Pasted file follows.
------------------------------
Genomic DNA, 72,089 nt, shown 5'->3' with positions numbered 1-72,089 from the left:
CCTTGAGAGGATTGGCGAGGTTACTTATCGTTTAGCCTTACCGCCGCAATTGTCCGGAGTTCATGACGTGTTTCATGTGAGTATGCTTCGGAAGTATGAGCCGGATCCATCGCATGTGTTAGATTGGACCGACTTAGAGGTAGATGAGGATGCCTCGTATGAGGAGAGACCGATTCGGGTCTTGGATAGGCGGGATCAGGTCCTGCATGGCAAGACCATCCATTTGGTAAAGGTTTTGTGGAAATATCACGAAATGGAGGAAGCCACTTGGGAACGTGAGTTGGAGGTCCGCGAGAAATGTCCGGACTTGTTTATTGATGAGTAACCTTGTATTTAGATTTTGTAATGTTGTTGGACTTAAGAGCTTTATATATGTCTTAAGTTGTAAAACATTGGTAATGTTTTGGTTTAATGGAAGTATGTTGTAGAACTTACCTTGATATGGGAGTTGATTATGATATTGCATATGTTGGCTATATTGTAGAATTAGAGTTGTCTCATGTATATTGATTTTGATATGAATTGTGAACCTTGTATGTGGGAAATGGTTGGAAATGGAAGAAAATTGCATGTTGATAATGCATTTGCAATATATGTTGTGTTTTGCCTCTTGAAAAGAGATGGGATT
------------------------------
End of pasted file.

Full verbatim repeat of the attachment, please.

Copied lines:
Genomic DNA, 72,089 nt, shown 5'->3' with positions numbered 1-72,089 from the left:
CCTTGAGAGGATTGGCGAGGTTACTTATCGTTTAGCCTTACCGCCGCAATTGTCCGGAGTTCATGACGTGTTTCATGTGAGTATGCTTCGGAAGTATGAGCCGGATCCATCGCATGTGTTAGATTGGACCGACTTAGAGGTAGATGAGGATGCCTCGTATGAGGAGAGACCGATTCGGGTCTTGGATAGGCGGGATCAGGTCCTGCATGGCAAGACCATCCATTTGGTAAAGGTTTTGTGGAAATATCACGAAATGGAGGAAGCCACTTGGGAACGTGAGTTGGAGGTCCGCGAGAAATGTCCGGACTTGTTTATTGATGAGTAACCTTGTATTTAGATTTTGTAATGTTGTTGGACTTAAGAGCTTTATATATGTCTTAAGTTGTAAAACATTGGTAATGTTTTGGTTTAATGGAAGTATGTTGTAGAACTTACCTTGATATGGGAGTTGATTATGATATTGCATATGTTGGCTATATTGTAGAATTAGAGTTGTCTCATGTATATTGATTTTGATATGAATTGTGAACCTTGTATGTGGGAAATGGTTGGAAATGGAAGAAAATTGCATGTTGATAATGCATTTGCAATATATGTTGTGTTTTGCCTCTTGAAAAGAGATGGGATT